Unfortunately, sometimes after a buyer purchases a home, problems begin to arise shortly thereafter. This is always an unexpected, and frustrating event. It can seem incredibly unfair. After all, you feel like you had no idea about that problem when you purchased the house. There are some situations in which you will be able to settle the issue without involving attorneys and judges. In other cases, you may have to go that route. It will always depend on a case by case basis, as every issue will be different.
Keep in mind, that you probably knew the house was far from perfect when you purchased it. Most houses aren’t, and just about all homes on the market are going to need a little TLC put into them. Either way, you’re probably wondering who should have to pay financially. Is it the buyers fault? Is it your fault? A lot of questions arise when the new homeowner finds himself in this situation. There are some issues that are not a big enough deal for the seller to be responsible. See: Home Selling: Are the Sellers Responsible for Any Repairs After the Closing?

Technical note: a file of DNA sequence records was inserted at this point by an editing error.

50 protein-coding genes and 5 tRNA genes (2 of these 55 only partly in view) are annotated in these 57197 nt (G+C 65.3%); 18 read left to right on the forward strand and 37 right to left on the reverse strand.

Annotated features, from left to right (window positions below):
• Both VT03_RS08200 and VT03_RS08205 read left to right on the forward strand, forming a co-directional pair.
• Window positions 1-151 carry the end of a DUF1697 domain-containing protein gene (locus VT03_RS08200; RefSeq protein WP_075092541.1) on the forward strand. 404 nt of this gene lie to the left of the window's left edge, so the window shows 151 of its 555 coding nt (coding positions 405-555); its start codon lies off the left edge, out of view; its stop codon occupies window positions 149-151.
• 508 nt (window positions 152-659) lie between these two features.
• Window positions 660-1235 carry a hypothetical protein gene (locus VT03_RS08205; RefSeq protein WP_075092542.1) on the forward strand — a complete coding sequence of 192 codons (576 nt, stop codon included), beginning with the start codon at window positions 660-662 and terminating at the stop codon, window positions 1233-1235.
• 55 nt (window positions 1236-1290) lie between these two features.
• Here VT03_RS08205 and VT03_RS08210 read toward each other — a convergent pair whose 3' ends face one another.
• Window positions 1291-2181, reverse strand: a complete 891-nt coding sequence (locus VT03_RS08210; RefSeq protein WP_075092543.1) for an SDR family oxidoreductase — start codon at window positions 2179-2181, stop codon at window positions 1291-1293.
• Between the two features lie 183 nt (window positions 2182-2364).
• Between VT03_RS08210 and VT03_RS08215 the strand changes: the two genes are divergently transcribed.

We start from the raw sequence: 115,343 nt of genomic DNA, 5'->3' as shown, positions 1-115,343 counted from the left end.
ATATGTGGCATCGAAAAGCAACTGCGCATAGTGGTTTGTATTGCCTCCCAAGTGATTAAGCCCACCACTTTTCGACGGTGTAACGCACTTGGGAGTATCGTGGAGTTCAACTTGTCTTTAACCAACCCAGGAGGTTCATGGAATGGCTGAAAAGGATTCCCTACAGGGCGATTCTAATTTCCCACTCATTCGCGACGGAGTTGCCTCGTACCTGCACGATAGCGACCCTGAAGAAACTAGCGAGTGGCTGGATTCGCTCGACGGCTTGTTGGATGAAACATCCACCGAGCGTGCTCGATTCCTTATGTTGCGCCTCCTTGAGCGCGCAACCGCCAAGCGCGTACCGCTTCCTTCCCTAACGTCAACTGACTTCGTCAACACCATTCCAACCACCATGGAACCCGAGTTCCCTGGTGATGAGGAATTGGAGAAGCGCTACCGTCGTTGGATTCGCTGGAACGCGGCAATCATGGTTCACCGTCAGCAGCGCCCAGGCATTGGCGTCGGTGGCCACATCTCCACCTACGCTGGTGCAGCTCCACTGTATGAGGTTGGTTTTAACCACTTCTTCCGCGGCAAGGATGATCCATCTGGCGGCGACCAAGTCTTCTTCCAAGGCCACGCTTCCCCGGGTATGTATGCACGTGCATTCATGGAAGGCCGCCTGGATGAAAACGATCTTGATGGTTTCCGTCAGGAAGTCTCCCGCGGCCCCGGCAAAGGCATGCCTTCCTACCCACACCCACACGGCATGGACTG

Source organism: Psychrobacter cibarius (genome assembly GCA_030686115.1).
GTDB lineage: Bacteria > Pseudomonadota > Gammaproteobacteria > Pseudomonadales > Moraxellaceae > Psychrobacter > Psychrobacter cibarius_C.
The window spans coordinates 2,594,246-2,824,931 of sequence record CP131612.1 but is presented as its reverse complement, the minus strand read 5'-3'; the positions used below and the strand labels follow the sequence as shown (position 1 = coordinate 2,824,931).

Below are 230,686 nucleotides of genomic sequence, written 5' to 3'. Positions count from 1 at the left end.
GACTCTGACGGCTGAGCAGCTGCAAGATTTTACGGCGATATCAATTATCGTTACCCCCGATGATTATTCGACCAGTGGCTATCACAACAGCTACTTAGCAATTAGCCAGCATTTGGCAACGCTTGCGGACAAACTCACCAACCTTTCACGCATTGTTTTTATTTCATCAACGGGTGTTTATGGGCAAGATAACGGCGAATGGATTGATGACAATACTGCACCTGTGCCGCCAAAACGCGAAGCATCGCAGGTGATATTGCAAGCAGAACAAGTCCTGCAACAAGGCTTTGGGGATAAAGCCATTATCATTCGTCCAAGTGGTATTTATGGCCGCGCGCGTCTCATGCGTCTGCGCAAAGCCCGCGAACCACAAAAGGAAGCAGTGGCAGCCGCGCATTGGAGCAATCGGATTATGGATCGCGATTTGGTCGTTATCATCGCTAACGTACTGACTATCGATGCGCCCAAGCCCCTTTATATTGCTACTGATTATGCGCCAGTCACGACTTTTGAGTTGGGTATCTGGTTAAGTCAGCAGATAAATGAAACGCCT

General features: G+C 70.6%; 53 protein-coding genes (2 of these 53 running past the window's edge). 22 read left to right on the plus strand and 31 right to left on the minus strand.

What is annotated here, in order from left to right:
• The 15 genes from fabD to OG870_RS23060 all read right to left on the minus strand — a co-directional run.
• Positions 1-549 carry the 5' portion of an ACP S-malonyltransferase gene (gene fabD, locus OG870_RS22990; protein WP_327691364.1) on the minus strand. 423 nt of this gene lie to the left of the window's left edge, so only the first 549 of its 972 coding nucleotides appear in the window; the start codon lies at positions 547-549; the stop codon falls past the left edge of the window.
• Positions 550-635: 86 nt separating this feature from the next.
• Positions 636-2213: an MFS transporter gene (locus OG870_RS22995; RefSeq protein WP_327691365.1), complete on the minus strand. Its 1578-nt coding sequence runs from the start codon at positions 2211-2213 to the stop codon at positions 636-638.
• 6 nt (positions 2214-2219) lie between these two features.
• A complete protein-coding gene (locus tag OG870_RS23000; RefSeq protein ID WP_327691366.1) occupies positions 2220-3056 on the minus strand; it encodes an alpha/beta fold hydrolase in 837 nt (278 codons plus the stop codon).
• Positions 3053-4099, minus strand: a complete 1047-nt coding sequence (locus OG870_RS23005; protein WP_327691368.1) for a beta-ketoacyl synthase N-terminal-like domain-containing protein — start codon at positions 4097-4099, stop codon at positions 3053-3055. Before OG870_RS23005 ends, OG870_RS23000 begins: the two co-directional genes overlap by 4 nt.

For example, if you notice one of the paves on the hardscape is cracked. This is not something you should even think twice about making a fuss over. Normal aging to a house is not something you can blame the previous owner for. These are just the responsibilities that come with owning a home. So, who is responsible in the event that the issue is a major one? Well, you can’t sue the whole world. The persons responsible may be:
The seller. They aren’t typically obligated to delve deeper into problems. However, if there is an issue that the seller flat out denied a specific issue, then you need to be able to prove that the seller did in fact know, but withheld the information or the severity.
The seller’s agent. Some areas actually have laws that make the sellers agent liable if any issues were not disclosed. This seems like an unfair rule, but it is a harsh reality. Agents can sometimes get the short end of the stick here, as the seller could have also omitted the truth from the agent as well as the buyer.
The inspector. They should have noticed any and all problems. After all, that is the point of an inspection. If they missed an issue that any other inspector would have and should have caught, then the inspector would most likely be held accountable. Read over the inspection report for details on the issue. You may have a case, if the following situations are present:
•The defect was there before you bought the home.
•It’s not an obvious defect that you could have seen yourself before buying.
•No one told you about the defect before the sale, or someone actually lied to you about it.
•You relied on the lies or nondisclosures.
•You’ve incurred monetary damage as a result. Your costs of repairs or related damages.